But I made it. I had surgery in June to treat my endometriosis, and while it’s not curable, I am starting to feel better. I survived finals and did surprisingly well. I spent my summer doing research work I feel passionately about, and I made great connections that make me excited for what the next two years and beyond have in store for me. I had the support of my family, my classmates, and my professors along the way.

So many of the things I’m most grateful for — the reasons I was able to survive 1L — are what make BC Law so great. Law school has a reputation of being an intense, abrasive, and cruel place. And when I got sick smack in the middle of my first year, I was terrified that I wouldn’t be able to keep up, that law school would swallow my fatigued, aching body and convince me that I wasn’t good enough or strong enough for it in the first place.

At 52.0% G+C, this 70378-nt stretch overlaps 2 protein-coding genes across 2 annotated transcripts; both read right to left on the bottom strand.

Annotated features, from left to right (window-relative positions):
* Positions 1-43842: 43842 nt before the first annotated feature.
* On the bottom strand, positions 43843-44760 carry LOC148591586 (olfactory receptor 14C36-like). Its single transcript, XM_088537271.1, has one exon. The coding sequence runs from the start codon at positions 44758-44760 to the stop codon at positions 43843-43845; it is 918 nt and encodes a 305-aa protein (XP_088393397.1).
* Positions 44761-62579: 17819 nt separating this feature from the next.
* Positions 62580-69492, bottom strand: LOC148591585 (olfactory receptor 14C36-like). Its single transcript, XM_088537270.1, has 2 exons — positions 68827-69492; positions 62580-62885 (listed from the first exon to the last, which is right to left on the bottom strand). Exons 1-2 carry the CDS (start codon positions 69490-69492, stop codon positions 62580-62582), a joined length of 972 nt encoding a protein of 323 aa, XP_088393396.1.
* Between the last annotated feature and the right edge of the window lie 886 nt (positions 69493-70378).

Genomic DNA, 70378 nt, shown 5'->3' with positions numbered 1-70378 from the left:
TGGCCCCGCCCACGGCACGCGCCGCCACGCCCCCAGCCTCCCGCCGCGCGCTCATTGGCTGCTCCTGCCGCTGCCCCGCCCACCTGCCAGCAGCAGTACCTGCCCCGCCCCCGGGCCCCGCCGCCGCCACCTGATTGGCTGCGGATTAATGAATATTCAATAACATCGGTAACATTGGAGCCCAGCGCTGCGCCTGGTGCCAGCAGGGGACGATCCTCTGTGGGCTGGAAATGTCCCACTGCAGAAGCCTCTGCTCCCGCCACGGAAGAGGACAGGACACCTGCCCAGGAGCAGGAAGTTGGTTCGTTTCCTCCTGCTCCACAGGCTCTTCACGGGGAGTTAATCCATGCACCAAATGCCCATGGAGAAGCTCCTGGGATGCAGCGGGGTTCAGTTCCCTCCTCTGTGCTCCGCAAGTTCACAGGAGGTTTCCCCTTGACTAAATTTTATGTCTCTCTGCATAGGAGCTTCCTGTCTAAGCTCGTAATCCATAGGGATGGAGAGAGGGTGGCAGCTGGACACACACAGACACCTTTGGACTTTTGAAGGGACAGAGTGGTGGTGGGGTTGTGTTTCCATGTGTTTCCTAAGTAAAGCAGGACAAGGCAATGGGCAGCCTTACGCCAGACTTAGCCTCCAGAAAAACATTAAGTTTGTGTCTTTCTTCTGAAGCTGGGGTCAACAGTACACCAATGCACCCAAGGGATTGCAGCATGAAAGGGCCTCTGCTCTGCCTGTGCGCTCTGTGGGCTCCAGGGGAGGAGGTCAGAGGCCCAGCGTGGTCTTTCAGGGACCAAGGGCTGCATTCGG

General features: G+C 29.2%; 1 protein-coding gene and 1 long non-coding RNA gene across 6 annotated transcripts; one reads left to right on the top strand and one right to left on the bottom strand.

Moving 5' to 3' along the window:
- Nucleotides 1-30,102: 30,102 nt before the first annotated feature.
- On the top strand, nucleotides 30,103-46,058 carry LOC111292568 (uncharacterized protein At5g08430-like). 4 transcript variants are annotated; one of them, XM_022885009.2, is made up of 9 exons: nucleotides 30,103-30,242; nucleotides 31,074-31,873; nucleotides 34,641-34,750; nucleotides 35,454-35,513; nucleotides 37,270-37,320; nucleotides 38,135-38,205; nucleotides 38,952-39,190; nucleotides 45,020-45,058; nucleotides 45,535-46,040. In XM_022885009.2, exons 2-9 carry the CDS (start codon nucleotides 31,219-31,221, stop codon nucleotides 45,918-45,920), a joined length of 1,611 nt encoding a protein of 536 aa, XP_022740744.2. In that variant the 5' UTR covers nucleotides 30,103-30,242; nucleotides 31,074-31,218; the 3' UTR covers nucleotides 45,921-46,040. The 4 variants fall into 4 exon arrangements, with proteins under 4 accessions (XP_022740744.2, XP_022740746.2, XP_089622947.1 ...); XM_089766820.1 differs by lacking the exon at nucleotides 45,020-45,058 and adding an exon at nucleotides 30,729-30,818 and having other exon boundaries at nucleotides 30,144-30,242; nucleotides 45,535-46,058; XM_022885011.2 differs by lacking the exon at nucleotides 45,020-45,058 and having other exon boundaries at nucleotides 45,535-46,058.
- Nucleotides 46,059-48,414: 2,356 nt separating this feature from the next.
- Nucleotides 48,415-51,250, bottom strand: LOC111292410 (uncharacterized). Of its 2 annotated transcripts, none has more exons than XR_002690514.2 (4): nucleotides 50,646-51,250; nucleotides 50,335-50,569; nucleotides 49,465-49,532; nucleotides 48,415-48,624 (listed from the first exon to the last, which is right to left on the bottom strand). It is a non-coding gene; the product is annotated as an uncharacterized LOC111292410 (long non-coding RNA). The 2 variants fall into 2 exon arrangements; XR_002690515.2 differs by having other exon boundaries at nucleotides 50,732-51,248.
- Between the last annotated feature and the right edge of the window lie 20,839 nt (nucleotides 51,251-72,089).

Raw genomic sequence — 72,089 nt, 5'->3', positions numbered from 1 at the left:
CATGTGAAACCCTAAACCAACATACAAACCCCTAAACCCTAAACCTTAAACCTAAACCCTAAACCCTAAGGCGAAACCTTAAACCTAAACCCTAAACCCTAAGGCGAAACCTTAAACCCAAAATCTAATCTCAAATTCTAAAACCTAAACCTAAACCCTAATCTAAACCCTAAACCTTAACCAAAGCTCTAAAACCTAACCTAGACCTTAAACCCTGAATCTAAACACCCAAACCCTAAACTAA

But the opposite happened. My peers were understanding. They lauded how hard I was working despite being unable to make classes, or to concentrate when I did. I had professors who seemed to not only empathize, but be proud of my efforts to stick it out, even when they didn’t see me in class as much as I so desperately wanted to be.

I will be forever grateful for all of that: for being able to postpone my finals until I was healthy enough to take them; for every professor who sent me an email with good wishes, or who went out of their way to assure me everything would be ok; and for every student who sent me class notes without me even asking for them.

I came out of the worst of it knowing that I chose the right academic home for the next two years, but more importantly, I came out of it knowing more about myself and my own strength than I did coming in.

For you incoming 1Ls, I hope your first-year experience is easier than mine. I hope you are healthy and your commute is quick. I hope your dog doesn’t die. But one thing I know for sure: should something come up to complicate it all (as so often happens in life), your professors and your peers will be there for you.

Just in case, here are a few tips and tricks I picked up along the way: